Q:

How do you measure how high your air pressured water rocket goes?

- Daison k. Lyons (age 13)

Ajaxs,Canada

- Daison k. Lyons (age 13)

Ajaxs,Canada

A:

Dear Daison,

The easiest way to measure the height that a rocket goes (or the height of just about anything) is to use some really cool math called Trigonometry. Trigonometry (or "trig" for short) is a bit like geometry since it allows us to figure stuff out about triangles. If you have not learned about this in school yet, don’t worry...all you need is a calculator that has the function "tan" on it and you are all set. I will insert a picture here to make this easier to explain:

Ask a friend to launch your rocket while you stand over to one side. Before you start measure how far from the launch-pad you are. Lets call this distance D.

Now shoot the rocket straight up into the air, and point at the rocket with your arm the whole time. You need to estimate the angle that your arm makes with the ground when the rocket is at the top of its flight. Recall that 0 degrees is pointing parallel to the ground (like before the rocket is shot) and 90 degrees is straight up. You will probably estimate something in between.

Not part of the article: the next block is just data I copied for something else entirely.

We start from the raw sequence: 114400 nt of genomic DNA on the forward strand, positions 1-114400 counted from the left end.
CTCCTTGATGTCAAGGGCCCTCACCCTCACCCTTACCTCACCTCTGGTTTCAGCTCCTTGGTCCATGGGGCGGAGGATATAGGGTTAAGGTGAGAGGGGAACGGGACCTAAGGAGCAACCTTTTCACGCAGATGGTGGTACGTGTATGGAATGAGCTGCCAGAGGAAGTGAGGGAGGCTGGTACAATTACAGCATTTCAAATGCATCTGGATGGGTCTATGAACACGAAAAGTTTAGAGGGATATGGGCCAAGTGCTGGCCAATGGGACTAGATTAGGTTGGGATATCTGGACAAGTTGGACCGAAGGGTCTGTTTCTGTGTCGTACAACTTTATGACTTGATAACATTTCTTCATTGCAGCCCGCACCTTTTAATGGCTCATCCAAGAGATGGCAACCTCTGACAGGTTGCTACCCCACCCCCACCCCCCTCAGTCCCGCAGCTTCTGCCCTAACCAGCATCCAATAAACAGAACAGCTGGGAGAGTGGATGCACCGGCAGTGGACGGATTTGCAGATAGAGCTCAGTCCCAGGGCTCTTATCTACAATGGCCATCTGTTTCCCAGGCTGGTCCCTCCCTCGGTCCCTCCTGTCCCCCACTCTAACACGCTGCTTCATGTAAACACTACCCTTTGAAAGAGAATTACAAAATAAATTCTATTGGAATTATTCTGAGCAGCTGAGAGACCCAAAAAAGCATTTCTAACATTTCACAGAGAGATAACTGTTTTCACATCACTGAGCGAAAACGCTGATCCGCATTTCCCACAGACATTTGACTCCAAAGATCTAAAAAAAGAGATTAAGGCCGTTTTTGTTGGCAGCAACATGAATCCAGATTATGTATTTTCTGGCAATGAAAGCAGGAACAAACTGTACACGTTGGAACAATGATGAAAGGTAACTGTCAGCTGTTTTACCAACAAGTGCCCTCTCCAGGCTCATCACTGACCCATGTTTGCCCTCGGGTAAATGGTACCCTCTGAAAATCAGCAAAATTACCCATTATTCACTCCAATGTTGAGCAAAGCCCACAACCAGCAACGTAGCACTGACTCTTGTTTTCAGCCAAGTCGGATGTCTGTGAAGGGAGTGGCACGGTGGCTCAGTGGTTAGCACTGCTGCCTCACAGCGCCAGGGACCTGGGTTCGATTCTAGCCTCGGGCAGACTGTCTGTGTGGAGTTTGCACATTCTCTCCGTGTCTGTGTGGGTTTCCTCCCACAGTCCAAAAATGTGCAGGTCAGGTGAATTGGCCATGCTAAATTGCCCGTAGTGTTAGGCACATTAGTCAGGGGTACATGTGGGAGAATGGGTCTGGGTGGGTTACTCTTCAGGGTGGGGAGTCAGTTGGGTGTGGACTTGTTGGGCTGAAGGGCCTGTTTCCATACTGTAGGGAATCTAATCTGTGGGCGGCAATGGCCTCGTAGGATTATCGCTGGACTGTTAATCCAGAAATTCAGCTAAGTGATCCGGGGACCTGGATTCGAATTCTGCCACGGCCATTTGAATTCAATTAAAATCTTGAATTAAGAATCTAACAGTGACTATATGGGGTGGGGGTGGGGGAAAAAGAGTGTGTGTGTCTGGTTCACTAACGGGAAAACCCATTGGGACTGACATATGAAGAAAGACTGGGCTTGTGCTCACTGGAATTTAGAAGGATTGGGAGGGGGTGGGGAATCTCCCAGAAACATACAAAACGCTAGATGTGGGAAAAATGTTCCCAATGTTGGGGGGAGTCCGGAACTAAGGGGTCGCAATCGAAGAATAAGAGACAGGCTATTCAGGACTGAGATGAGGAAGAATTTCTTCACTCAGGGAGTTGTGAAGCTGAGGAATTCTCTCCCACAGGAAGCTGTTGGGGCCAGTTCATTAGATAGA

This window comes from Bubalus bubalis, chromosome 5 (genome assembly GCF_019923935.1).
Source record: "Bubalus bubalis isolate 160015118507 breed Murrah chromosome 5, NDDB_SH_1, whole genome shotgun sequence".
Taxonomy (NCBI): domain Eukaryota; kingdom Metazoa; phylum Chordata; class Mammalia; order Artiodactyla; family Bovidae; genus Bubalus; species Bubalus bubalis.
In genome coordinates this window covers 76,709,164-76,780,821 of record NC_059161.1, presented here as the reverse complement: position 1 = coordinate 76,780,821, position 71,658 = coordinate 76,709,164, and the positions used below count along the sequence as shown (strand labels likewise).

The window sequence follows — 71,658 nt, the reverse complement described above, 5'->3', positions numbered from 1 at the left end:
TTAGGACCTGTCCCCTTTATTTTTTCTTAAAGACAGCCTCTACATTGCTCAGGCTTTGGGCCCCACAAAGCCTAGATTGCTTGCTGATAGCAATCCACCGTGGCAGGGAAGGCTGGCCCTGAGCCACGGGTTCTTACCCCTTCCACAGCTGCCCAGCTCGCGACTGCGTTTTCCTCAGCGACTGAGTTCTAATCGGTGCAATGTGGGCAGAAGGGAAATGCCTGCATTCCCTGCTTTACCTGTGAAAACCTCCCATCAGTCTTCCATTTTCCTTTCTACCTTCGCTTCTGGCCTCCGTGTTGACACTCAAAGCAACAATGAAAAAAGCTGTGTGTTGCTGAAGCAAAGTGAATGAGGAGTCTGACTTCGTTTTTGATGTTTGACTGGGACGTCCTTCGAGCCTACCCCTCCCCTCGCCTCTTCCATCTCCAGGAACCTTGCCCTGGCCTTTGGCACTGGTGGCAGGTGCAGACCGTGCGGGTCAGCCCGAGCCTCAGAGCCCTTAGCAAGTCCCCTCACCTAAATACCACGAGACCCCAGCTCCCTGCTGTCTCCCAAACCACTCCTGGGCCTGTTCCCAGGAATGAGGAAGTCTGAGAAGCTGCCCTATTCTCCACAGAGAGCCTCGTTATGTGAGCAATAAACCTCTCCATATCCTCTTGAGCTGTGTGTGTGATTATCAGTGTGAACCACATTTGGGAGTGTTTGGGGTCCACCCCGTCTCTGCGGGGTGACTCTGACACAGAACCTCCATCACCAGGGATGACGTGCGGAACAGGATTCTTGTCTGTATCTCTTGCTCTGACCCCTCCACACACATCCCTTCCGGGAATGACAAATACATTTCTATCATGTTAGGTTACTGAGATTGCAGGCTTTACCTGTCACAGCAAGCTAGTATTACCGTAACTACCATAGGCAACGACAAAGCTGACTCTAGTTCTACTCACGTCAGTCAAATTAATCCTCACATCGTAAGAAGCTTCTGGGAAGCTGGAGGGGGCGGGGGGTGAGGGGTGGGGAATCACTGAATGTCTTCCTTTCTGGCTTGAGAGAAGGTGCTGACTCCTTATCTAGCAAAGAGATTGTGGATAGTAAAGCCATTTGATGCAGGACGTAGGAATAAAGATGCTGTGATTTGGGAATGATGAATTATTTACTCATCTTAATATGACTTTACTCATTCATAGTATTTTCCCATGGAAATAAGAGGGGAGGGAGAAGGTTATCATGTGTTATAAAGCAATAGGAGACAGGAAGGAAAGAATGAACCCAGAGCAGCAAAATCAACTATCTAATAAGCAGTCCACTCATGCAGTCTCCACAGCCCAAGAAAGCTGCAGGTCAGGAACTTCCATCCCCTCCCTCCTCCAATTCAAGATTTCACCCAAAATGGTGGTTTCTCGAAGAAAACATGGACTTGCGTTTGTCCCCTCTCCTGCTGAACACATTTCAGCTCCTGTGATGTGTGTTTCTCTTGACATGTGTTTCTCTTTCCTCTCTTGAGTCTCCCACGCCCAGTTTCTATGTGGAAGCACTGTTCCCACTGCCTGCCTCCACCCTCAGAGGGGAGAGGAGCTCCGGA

To find the height of the rocket, take the distance D and multiply it by the "tan" of the angle you guessed. For example if you guessed 60 degrees and D is 20 meters, the height of the rocket is

(20 meters)*tan(60 degrees) = 35 meters

See if you can figure out a better way than guessing to get the angle of the rocket (maybe using a protractor).

MS

The easiest way to measure the height that a rocket goes (or the height of just about anything) is to use some really cool math called Trigonometry. Trigonometry (or "trig" for short) is a bit like geometry since it allows us to figure stuff out about triangles. If you have not learned about this in school yet, don’t worry...all you need is a calculator that has the function "tan" on it and you are all set. I will insert a picture here to make this easier to explain:

Ask a friend to launch your rocket while you stand over to one side. Before you start measure how far from the launch-pad you are. Lets call this distance D.

Now shoot the rocket straight up into the air, and point at the rocket with your arm the whole time. You need to estimate the angle that your arm makes with the ground when the rocket is at the top of its flight. Recall that 0 degrees is pointing parallel to the ground (like before the rocket is shot) and 90 degrees is straight up. You will probably estimate something in between.

To find the height of the rocket, take the distance D and multiply it by the "tan" of the angle you guessed. For example if you guessed 60 degrees and D is 20 meters, the height of the rocket is

(20 meters)*tan(60 degrees) = 35 meters

See if you can figure out a better way than guessing to get the angle of the rocket (maybe using a protractor).

MS

*(published on 10/22/2007)*